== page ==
I couldn't let another friday pass without contributing something to #fridayflash. This one originally appeared last October at Long Story Short. Read other #fridayflash stories either through Twitter, or by going to the mastermind of it all, Jon Strother at Mad Utopia. I'll be around commenting; now don't you leave without adding a word or two.
"Five dollars apiece for those," Fay told the limping old man. He sniffed, picked up the commemorative Eagle-shaped liquor bottle, replaced it and then stroked the State House-shaped bottle. Six collector bottles were set among odd glassware on the make-shift plywood and sawhorse table. She ignored him. A young mother handed off her toddler to the dad before she plopped cross-legged in front of paperback filled boxes. The dad shifted the toddler to a hip and walked to the rusty tools.
The old man cleared his throat. "Ma'am! Will you take three dollars each?"
Two hours into the yard sale and so far, not one haggler. Fay turned toward him. He pushed his glasses up his nose. Suspenders held up stained khakis; rolled-up shirtsleeves revealed a Rolex watch on his bony wrist. Game on, she thought, as she cocked her head and countered, "How about four?"
He rubbed his grizzled chin and checked the sun. "I'll give you sixteen dollars for all of them."
He grimaced a crooked-toothed smile. She frowned and turned to the woman at the books. "JD Robb is really Nora Roberts. You'll love that one."
A lip-studded, black-fingernailed teenaged boy let his bike fall to the curb and ambled to the hanging clothes. The toddler arched his back and pounded his dad's chest. The father released the child, who then ran to a box of fast-food toys. His chubby fingers grabbed a Grinch figure and threw it across the lawn, followed by a Yoda watch. "Connor, NO!" shouted the boy's father.
Fay turned when she heard an impatient exhale and nodded to her opponent. "At four dollars each, it would be twenty-four dollars for the lot. I'll take twenty-two."
The old man snorted, stomped his gimp leg and shifted his attention to the costume jewelry. Limpy's not the faux pearl type, she thought. She flinched when the toddler shrieked so she missed the angry mumble. Fay figured he wanted to tell his social club cronies how he finagled a great deal, maybe even brag: She didn't know who she was dealing with! With her peripherals, she watched him sidle to the dusty exercise equipment, his magnified eyes fixed on the Schooner bottle.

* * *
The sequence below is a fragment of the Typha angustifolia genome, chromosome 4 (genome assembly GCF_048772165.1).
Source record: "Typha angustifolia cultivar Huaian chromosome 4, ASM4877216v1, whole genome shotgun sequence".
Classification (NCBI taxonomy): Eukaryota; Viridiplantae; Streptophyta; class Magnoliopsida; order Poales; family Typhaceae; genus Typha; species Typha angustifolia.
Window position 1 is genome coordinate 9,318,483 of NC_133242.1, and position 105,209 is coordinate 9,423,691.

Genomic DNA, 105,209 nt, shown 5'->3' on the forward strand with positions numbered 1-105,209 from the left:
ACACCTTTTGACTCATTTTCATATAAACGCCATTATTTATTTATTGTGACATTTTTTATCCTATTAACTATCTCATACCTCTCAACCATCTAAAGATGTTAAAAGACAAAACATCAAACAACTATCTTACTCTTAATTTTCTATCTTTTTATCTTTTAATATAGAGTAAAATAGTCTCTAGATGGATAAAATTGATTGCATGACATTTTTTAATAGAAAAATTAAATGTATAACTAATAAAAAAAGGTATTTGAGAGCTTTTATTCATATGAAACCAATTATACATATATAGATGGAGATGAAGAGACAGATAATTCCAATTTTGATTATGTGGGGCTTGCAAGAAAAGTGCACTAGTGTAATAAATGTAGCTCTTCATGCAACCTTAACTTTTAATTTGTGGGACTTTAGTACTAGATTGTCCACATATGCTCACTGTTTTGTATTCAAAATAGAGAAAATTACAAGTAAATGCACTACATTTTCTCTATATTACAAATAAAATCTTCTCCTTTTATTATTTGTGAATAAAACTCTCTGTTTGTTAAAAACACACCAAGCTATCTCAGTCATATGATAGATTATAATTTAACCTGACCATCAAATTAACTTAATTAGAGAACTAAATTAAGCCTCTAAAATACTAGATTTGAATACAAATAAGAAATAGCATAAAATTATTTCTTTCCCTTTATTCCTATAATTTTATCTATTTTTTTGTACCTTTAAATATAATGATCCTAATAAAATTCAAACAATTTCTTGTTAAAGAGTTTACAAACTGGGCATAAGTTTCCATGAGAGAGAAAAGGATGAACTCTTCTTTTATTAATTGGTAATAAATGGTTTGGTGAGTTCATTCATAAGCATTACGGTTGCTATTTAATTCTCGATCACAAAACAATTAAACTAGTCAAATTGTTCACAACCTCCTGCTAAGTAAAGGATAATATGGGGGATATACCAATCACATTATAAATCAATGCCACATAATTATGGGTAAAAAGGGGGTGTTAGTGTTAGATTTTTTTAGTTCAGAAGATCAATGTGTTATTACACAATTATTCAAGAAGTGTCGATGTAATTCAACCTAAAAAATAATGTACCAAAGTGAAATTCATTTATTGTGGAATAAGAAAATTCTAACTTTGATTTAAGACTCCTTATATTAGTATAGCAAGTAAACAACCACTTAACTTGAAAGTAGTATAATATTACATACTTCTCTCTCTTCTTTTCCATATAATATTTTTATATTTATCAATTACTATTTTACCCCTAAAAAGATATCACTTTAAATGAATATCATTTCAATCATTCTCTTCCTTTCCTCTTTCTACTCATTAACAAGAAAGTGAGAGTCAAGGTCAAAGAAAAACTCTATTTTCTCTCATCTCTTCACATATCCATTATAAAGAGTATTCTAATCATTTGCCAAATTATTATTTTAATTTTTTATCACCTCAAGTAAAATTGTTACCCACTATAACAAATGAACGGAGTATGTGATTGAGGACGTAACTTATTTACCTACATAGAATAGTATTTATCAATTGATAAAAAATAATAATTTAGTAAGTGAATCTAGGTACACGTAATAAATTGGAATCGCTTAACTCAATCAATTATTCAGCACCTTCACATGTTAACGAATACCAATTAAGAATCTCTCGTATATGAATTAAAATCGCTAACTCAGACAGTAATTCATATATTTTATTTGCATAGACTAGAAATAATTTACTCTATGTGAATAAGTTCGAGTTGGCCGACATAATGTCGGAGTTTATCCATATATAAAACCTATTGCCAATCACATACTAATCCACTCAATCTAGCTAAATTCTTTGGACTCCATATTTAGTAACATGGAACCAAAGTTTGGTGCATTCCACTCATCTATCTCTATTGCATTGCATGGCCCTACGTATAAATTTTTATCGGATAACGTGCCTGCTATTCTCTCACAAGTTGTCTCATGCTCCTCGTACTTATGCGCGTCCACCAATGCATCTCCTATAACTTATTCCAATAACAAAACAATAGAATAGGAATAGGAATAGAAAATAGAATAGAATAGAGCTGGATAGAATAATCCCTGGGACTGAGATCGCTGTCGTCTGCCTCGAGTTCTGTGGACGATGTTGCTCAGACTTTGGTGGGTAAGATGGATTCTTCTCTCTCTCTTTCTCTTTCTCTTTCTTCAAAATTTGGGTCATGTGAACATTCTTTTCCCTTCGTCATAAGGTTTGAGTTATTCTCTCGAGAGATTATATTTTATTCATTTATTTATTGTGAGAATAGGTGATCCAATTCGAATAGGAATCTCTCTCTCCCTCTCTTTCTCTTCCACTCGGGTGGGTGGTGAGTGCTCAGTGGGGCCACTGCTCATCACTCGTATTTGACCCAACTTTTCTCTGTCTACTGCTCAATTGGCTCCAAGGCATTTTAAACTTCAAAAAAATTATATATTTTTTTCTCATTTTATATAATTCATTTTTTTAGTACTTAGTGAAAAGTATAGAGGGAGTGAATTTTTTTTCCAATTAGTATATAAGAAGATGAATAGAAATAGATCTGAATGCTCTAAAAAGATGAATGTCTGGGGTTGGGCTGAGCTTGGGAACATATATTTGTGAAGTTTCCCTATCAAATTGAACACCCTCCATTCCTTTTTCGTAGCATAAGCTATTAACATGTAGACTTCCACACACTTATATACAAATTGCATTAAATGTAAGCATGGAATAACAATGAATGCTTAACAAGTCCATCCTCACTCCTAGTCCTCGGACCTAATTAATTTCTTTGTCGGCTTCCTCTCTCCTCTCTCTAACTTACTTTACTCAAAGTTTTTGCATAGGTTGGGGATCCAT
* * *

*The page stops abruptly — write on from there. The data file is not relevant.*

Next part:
"Holy shy-keys! '77 Aerosmith tour shirt!" exclaimed the teen.
Connor and dad moved to the plywood table. Dad picked up the Locomotive bottle. The little boy raised his arms and pouted.
"Seventeen dollars!" the old man shouted. He hobbled back as fast as his bum leg would allow.
Fay ignored his offer while she gave the teenager his change. The old man tugged his suspenders, scratched his chin stubble and repeated his offer; his stare drilled her. She enjoyed his discomfort. She watched the teen pedal away before she exhaled a heavy, theatrical, this-hurts-me sigh. "I'll take twenty-one."
He "humph"-ed and glanced at his wristwatch. She checked her cell phone. Ten twenty-two. If it were three o'clock, she'd give those ugly bottles away. It was early; she could wait. Another shopper might find those bottles enchanting, and she bet Limpy feared as much. He shook his head, he frowned, but he did not leave the plywood table. She had him! Fay bit her lower lip to prevent a smile.
He caressed the Minuteman bottle with the rifle pourer spout. "OKAY! Okay, eighteen." He opened his arms, palms skyward, as if to prove sincere generosity.
"I started at five dollars apiece! No way. My dad collected these when I was a girl. They have sentimental value AND…."
"If they're so sentimental, why are they in your yard sale?"
Fay "humph"-ed, and tossed her head. The toddler's, "up-up-UP, dada" reminded her of knives sawing through Styrofoam. "Twenty-one. FIRM!"
The toddler's dad shouted to the cross-legged woman. "Wrap it up! Connor needs a nap."
"We agreed today it's my turn. Five minutes watching your son too much for you?"
The mother rolled her eyes and continued to sort books. The dad grasped Connor's shoulder and guided him towards the curb.
The old man wiped his mouth with the back of his hand. "You drive a hard bargain," he complained. He pulled a worn leather wallet from his back pocket and counted out ones. She coughed to squelch a smirk as she grabbed newspaper and an empty box.
Connor shrieked and kicked his father. Dad swore, released Connor's shoulder and rubbed his shin. Connor ran back up the driveway, stubby legs pumping; wide eyes intent on the ground.
His head cleared the plywood table--
--and his pudgy body slammed into a sawhorse. Crystal glasses, chipped mugs, cloudy vases and the commemorative liquor bottles teetered and swayed... and crashed.
Mom screamed, Dad yelled, Connor wailed, Fay gasped… and Limpy snickered. A pitcher and the Eagle bottle seemed intact. The parents' accusations interrupted Fay's damage assessment.
"This is YOUR fault! Look! An egg on his forehead. He needs an X-ray!" Mom spit her words at her husband. She marched to their car, sobbing Connor squished against her chest.
"My fault? MY FAULT? If we'd left when I said, this wouldn't have happened!" Dad gestured as Mom secured Connor in his car seat.
Doors slammed, tires squealed and then, blessed silence. Fay exhaled, relieved the young family didn't mention suing. Fay stretched her shoulders and turned to see--
--Limpy hugging the Eagle bottle to this chest and lurching across the lawn.
"Hey! Get back here! Five dollars or nothing!"
He limped faster. Fay ran and jumped in front of him. He clutched the bottle tighter to his chest. Game on, she thought, and grabbed the ceramic wings.